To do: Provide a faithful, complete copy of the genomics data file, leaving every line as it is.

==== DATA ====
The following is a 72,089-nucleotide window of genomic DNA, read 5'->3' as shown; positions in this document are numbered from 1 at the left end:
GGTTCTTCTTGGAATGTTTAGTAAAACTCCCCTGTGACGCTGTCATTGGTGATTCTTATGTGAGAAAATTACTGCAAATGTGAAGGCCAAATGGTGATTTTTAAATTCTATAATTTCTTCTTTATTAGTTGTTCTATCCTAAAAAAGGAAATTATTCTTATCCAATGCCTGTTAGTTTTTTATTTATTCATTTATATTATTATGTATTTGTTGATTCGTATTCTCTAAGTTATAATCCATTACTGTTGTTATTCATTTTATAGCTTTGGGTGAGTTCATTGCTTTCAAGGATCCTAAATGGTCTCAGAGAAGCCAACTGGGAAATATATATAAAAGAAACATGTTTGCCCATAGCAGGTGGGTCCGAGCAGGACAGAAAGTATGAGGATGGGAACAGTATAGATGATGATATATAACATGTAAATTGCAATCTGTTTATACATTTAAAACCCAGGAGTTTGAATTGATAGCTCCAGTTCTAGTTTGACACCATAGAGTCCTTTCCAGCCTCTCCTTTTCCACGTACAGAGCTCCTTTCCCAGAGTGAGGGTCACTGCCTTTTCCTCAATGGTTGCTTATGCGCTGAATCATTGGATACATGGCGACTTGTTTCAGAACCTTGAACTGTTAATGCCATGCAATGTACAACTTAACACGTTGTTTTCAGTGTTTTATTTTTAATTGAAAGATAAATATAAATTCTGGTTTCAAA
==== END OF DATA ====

The following is a 72,089-nucleotide window of genomic DNA, read 5'->3' as shown; positions in this document are numbered from 1 at the left end:
GGTTCTTCTTGGAATGTTTAGTAAAACTCCCCTGTGACGCTGTCATTGGTGATTCTTATGTGAGAAAATTACTGCAAATGTGAAGGCCAAATGGTGATTTTTAAATTCTATAATTTCTTCTTTATTAGTTGTTCTATCCTAAAAAAGGAAATTATTCTTATCCAATGCCTGTTAGTTTTTTATTTATTCATTTATATTATTATGTATTTGTTGATTCGTATTCTCTAAGTTATAATCCATTACTGTTGTTATTCATTTTATAGCTTTGGGTGAGTTCATTGCTTTCAAGGATCCTAAATGGTCTCAGAGAAGCCAACTGGGAAATATATATAAAAGAAACATGTTTGCCCATAGCAGGTGGGTCCGAGCAGGACAGAAAGTATGAGGATGGGAACAGTATAGATGATGATATATAACATGTAAATTGCAATCTGTTTATACATTTAAAACCCAGGAGTTTGAATTGATAGCTCCAGTTCTAGTTTGACACCATAGAGTCCTTTCCAGCCTCTCCTTTTCCACGTACAGAGCTCCTTTCCCAGAGTGAGGGTCACTGCCTTTTCCTCAATGGTTGCTTATGCGCTGAATCATTGGATACATGGCGACTTGTTTCAGAACCTTGAACTGTTAATGCCATGCAATGTACAACTTAACACGTTGTTTTCAGTGTTTTATTTTTAATTGAAAGATAAATATAAATTCTGGTTTCAAA